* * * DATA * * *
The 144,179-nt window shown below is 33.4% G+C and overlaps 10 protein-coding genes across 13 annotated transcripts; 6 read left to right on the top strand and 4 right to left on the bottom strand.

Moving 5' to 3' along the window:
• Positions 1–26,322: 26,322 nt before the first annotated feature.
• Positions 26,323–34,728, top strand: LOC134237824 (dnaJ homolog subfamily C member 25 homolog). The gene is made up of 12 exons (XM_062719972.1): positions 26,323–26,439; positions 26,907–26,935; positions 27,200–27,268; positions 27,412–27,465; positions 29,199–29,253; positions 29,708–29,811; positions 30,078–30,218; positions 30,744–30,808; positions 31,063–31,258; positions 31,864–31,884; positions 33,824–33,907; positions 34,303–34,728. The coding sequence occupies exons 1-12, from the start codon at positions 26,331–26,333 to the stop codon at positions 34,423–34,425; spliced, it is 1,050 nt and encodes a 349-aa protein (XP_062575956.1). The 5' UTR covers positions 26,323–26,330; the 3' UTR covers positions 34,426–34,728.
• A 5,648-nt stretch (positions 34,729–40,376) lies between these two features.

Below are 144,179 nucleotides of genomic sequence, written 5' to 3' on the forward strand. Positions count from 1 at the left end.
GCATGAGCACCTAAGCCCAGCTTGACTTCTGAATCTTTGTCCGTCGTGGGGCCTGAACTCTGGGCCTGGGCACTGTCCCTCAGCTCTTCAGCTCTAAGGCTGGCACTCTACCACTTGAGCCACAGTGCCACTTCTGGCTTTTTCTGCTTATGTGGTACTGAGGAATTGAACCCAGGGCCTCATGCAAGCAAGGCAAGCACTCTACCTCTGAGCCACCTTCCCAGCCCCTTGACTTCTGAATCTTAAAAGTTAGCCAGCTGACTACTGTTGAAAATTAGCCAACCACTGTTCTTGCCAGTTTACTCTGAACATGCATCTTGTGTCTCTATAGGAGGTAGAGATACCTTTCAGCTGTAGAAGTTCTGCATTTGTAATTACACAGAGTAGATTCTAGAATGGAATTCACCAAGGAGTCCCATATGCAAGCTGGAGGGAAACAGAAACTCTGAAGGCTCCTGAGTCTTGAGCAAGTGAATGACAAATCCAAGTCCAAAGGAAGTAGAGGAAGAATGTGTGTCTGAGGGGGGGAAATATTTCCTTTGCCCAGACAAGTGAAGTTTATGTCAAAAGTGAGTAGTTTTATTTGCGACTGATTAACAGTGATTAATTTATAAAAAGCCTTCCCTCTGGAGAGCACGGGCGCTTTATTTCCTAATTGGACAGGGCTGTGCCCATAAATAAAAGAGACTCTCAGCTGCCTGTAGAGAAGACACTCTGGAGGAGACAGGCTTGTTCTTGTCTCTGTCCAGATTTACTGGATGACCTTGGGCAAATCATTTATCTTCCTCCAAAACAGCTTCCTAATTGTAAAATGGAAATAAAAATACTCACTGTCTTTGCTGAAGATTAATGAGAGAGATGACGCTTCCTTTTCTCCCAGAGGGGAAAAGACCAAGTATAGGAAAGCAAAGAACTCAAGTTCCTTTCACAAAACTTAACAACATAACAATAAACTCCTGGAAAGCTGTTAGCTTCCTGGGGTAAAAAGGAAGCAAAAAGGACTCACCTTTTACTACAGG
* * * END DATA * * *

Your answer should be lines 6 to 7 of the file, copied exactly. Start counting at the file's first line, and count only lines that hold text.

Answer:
Below are 144,179 nucleotides of genomic sequence, written 5' to 3' on the forward strand. Positions count from 1 at the left end.
GCATGAGCACCTAAGCCCAGCTTGACTTCTGAATCTTTGTCCGTCGTGGGGCCTGAACTCTGGGCCTGGGCACTGTCCCTCAGCTCTTCAGCTCTAAGGCTGGCACTCTACCACTTGAGCCACAGTGCCACTTCTGGCTTTTTCTGCTTATGTGGTACTGAGGAATTGAACCCAGGGCCTCATGCAAGCAAGGCAAGCACTCTACCTCTGAGCCACCTTCCCAGCCCCTTGACTTCTGAATCTTAAAAGTTAGCCAGCTGACTACTGTTGAAAATTAGCCAACCACTGTTCTTGCCAGTTTACTCTGAACATGCATCTTGTGTCTCTATAGGAGGTAGAGATACCTTTCAGCTGTAGAAGTTCTGCATTTGTAATTACACAGAGTAGATTCTAGAATGGAATTCACCAAGGAGTCCCATATGCAAGCTGGAGGGAAACAGAAACTCTGAAGGCTCCTGAGTCTTGAGCAAGTGAATGACAAATCCAAGTCCAAAGGAAGTAGAGGAAGAATGTGTGTCTGAGGGGGGGAAATATTTCCTTTGCCCAGACAAGTGAAGTTTATGTCAAAAGTGAGTAGTTTTATTTGCGACTGATTAACAGTGATTAATTTATAAAAAGCCTTCCCTCTGGAGAGCACGGGCGCTTTATTTCCTAATTGGACAGGGCTGTGCCCATAAATAAAAGAGACTCTCAGCTGCCTGTAGAGAAGACACTCTGGAGGAGACAGGCTTGTTCTTGTCTCTGTCCAGATTTACTGGATGACCTTGGGCAAATCATTTATCTTCCTCCAAAACAGCTTCCTAATTGTAAAATGGAAATAAAAATACTCACTGTCTTTGCTGAAGATTAATGAGAGAGATGACGCTTCCTTTTCTCCCAGAGGGGAAAAGACCAAGTATAGGAAAGCAAAGAACTCAAGTTCCTTTCACAAAACTTAACAACATAACAATAAACTCCTGGAAAGCTGTTAGCTTCCTGGGGTAAAAAGGAAGCAAAAAGGACTCACCTTTTACTACAGG